The Germans had positioned powerful, strong garrisons in the Channel ports they still held, Le Havre, Dieppe, Boulogne, Calais and Dunkirk. To guard the approaches to the south bank of the West Scheldt, von Zangen set up a strong defensive line along the Leopold Canal that would be known by the Allies as the ‘Breskens Pocket’.

On the morning of 4 September Army Group B (German) gave orders to rush the bulk of the formation to Antwerp. At that time substantial elements of 347 Infantry Division were already returning from the northern outskirts of Brussels to Antwerp by rail. They were supposed to detrain at Antwerp and take part in defence under 719 Infantry Division, but the trains rolled on to Capelles (7 miles north of Antwerp). Army Group B had been anxious to defend the city. At 0915hrs it even demanded the use of every type of civilian vehicle to rush all available naval and air force fighters to the defence of Antwerp. But the British had moved very fast, the slow moving coastal divisions had been pulled out too late, and all chance of holding Antwerp had been lost.

In the Woensdrecht area, von Zangen established another powerful defensive force to stop the Allies from entering South Beveland via its isthmus. The rest of his forces were moved across the Scheldt to Walcheren Island.

70 Infantry Division was placed directly under Fifteenth Army and set in motion from Walcheren to the area of Ghent to form a blocking line and screen off towards Antwerp. 67 and 86 Corps were withdrawing as planned. The advance party of Fifteenth Army Headquarters reached Walcheren and by the next day Army Headquarters would be complete at Middelburg. At 1800hrs Field Marshal von Rundstedt arrived at the Headquarters O.B. West, at Arenberg (near Coblenz), and resumed his former command as O.B. West and O.B. Army Group D. The opponent had used the day to close up and regroup his forces.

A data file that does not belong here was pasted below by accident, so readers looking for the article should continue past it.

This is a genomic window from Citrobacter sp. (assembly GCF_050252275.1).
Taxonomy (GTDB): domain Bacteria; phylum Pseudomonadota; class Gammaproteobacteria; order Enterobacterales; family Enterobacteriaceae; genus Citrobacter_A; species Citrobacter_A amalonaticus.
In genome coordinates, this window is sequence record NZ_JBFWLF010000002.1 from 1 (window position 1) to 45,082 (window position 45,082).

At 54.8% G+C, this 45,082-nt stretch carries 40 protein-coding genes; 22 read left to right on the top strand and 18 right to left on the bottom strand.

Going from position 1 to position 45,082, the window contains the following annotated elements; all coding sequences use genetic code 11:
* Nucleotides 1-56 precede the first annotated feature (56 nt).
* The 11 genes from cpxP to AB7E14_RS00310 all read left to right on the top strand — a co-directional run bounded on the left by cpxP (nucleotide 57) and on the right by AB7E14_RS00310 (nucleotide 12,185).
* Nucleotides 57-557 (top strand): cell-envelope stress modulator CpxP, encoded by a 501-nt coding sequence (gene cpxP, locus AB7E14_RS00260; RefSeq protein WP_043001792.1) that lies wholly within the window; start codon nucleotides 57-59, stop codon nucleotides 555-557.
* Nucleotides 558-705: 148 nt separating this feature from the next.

When General von Zangen was taken prisoner in late 1944 he was interviewed by Major General D.C. Spry DSO, who commanded the Canadian 3rd Infantry Division. Von Zangen provided his perspective of the month of September 1944 during his interrogation. It was von Zangen who commanded the German forces on the southern shore of the Scheldt. This covered the area north of Antwerp up to the Leopold Canal and onto the port towns of Breskens and Terneuzen to Woensdrecht and beyond. He was in charge of the withdrawal of German forces behind the Leopold Canal that lead to the evacuation from Breskens across the Scheldt to Flushing on Walcheren Island. Therefore, his account is especially important in providing an overall look at the plight of the Germans during this crucial time. He thought the Allies had made a great strategic mistake when they failed to push northwards out of Antwerp immediately after they had captured the city. Indeed, von Zangen believed that if the Allies had taken the opportunity and covered the relatively short distance north, between Antwerp and up to the entrance to the Beveland isthmus, much of the German Fifteenth Army would have been trapped. He stated in his interview with Major General Spry that during the evacuation from Breskens to Flushing he and his staff were constantly worried that the Allies would, indeed, push north. ‘89 Corps at first regarded the operation as a forlorn hope and for once we do not read the usual protestations that everything would have gone well but for the interference of the High Command’.